After Kiwi Spirit is launched, Paris plans to spend the first year training with former circumnavigators and competing in six long distance regattas. One of these experts is Alan Paris, the son who inspired his father’s quest. The younger Paris’ attempt was slowed by an unfortunate collision. He will be coaching his dad through an intense year of Olympic-level conditioning. The goal, of course, is see the senior Paris successfully complete an adventure that 75 percent of people fail.
Perhaps one of the most unique things about this quest is that Paris is completely supporting it himself without corporate sponsors. Instead, he will sell commemorative spots on the side of the boat to raise funds and awareness for the Foundation for Physical Therapy.
“Dr Paris has a long-standing relationship with the Foundation, and has gone above and beyond in helping to support it,” said Board of Trustees President William G. Boissonnault. Paris’s last English Channel attempt raised over $50,000, in spite of the leg cramps.
In addition, the trip will be entirely green; no hydrocarbons will be used whatsoever. No gas, propane or butane will be aboard during the circumnavigation. Solar panels will wick up every ounce of sunshine available, and small hydro regenerators will be mounted under the vessel to bring power back to the boat.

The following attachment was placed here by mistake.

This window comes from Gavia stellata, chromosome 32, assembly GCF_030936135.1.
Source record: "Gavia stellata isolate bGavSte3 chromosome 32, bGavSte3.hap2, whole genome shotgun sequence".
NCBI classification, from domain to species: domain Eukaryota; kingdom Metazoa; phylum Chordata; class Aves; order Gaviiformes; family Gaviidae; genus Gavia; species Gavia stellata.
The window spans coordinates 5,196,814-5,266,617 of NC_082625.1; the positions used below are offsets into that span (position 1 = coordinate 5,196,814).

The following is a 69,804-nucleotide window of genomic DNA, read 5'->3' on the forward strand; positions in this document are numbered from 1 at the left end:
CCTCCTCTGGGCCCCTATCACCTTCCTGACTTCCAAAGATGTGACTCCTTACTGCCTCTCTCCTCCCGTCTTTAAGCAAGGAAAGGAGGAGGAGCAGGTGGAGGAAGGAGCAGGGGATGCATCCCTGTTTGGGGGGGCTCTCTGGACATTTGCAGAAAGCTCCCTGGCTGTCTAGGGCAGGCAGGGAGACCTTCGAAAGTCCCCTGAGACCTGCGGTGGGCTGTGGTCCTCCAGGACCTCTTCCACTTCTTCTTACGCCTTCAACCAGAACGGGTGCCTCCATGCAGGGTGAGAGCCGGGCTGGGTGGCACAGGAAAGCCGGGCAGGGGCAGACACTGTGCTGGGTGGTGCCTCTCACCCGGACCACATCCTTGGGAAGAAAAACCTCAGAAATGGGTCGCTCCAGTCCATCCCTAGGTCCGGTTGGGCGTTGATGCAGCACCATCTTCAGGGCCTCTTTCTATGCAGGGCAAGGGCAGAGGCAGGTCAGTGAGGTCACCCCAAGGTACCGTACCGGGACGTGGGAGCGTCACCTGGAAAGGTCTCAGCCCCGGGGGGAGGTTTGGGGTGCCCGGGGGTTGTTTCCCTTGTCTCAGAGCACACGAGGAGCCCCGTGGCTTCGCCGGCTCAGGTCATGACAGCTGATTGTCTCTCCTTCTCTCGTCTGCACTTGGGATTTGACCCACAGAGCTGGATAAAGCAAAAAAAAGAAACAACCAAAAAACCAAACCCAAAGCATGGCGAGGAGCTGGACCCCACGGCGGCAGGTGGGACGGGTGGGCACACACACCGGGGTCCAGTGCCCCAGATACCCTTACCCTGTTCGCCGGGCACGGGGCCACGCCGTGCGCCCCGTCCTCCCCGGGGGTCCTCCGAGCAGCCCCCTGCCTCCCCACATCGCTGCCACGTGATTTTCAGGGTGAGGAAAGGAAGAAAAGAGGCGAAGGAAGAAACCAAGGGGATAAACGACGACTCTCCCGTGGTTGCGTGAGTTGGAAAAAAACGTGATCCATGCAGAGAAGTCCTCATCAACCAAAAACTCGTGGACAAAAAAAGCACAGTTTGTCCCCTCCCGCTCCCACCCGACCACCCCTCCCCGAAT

As if he won’t be busy enough sailing on the wind’s razor edge, the retired educator is not content to only to beat Morgan’s record. The real joy will come as he shares the experience. He plans to inspire and educate as he’s sailing, and will share the adventure with St. Augustine school children. Paris will photograph and blog about his progress along the journey. Time permitting; he will interact live with the kids during their school day.
Paris will be 76 when the challenge begins in St. Augustine in November of 2013. Will he be ready? You bet. Will he succeed? Time will tell. But he’s already proven that, “If you can dream it, you can do it.”
Afterwards, Paris plans to refit Kiwi Spirit back into a comfortable cruising vessel so he can take his family on long, leisurely voyages to anchorages around the globe. But since he doesn’t sit still for very long, we will see just how long it takes him to dream up to an adventure that will top this for his octogenarian years.